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there! Why cannot consider the muon or the tau just like excited states of the electron (and similarly, with the (u,d) (c,s) (t,b) pairs? I guess that it is related to the absence of decays like

muon-> electron+photon

and similar stuff. But, is there any other reason?

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An electron could only be excited if it was a compound system. If it isn't a compound system it has no degrees of freedom for you to add energy to. Since we believe the electron is fundamental and not composite, a muon or tau cannot be an excitation of the electron. Likewise for the quarks.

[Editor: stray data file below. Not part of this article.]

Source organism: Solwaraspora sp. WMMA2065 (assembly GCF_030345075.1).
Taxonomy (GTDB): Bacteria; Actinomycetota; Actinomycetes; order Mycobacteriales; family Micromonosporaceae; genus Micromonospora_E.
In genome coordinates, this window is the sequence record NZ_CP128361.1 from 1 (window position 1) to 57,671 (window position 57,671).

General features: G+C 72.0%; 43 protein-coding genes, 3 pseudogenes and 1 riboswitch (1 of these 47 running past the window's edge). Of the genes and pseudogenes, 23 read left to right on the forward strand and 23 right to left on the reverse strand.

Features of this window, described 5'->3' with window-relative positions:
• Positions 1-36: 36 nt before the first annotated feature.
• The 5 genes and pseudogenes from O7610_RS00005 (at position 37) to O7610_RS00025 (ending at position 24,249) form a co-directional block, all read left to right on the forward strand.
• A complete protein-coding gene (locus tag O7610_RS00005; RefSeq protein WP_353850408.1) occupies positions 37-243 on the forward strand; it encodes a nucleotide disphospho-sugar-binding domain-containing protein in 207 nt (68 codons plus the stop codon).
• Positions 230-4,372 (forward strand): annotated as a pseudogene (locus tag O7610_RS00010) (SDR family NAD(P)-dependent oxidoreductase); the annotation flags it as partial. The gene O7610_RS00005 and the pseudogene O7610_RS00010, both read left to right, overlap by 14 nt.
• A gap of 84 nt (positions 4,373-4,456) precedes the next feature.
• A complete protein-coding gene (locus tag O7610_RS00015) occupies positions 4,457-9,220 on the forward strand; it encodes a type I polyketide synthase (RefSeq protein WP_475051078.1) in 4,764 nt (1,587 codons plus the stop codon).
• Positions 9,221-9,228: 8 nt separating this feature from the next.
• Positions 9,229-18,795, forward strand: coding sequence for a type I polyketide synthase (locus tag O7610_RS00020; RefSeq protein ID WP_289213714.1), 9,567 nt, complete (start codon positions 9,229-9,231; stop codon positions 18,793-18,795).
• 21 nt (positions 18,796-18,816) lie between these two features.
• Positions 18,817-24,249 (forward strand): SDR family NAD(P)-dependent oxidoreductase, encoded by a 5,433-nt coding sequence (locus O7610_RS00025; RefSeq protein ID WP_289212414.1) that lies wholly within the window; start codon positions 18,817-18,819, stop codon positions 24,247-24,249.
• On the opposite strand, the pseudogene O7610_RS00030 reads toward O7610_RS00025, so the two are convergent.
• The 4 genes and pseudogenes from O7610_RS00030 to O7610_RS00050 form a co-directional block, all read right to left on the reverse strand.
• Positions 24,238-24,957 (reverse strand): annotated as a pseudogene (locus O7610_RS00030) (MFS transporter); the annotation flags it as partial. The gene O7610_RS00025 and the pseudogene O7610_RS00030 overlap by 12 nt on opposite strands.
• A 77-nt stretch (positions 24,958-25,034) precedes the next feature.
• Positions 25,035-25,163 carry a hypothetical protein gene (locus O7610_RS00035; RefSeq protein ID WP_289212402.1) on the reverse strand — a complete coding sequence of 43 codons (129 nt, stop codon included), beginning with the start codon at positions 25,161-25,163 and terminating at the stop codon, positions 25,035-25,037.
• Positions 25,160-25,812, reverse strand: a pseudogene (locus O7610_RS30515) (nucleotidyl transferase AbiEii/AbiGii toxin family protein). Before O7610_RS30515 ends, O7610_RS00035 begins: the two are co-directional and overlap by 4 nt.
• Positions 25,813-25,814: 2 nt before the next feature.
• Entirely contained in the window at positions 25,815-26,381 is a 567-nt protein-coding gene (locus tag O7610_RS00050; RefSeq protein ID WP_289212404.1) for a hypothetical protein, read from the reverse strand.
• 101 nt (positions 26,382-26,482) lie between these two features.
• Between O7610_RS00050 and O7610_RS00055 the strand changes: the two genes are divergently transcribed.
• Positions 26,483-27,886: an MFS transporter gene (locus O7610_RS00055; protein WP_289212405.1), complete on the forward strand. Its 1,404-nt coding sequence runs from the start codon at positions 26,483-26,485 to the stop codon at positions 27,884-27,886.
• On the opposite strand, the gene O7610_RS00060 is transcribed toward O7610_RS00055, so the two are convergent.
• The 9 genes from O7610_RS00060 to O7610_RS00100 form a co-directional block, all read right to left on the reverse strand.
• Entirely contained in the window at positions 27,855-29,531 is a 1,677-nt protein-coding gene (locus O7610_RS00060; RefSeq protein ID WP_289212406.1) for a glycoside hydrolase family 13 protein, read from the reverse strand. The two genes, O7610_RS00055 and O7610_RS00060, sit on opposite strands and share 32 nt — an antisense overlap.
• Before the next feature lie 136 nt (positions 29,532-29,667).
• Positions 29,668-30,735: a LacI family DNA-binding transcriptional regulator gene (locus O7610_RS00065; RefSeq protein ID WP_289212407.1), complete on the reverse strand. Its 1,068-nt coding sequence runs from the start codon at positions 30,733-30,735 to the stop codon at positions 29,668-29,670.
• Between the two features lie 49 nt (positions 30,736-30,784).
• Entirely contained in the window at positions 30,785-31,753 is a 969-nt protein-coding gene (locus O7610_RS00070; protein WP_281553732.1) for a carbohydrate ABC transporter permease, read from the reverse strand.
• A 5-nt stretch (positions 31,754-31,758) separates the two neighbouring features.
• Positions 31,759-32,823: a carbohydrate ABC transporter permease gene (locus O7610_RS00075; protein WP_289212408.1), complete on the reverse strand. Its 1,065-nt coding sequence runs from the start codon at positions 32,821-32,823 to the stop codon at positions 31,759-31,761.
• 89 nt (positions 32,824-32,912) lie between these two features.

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  • $\begingroup$ I understand that "phenomenological" reason, but I was thinking about other "more theoretical" reasons. Of course, decays muon-> electron + photon or similar have not been observed, so they are very suppresed by some big scale, but they are not impossible, aren't they? $\endgroup$ – riemannium Feb 24 '14 at 18:42
  • $\begingroup$ My understand is that $\mu \rightarrow e + \gamma$ is forbidden in the standard model. $\endgroup$ – John Rennie Feb 24 '14 at 19:55

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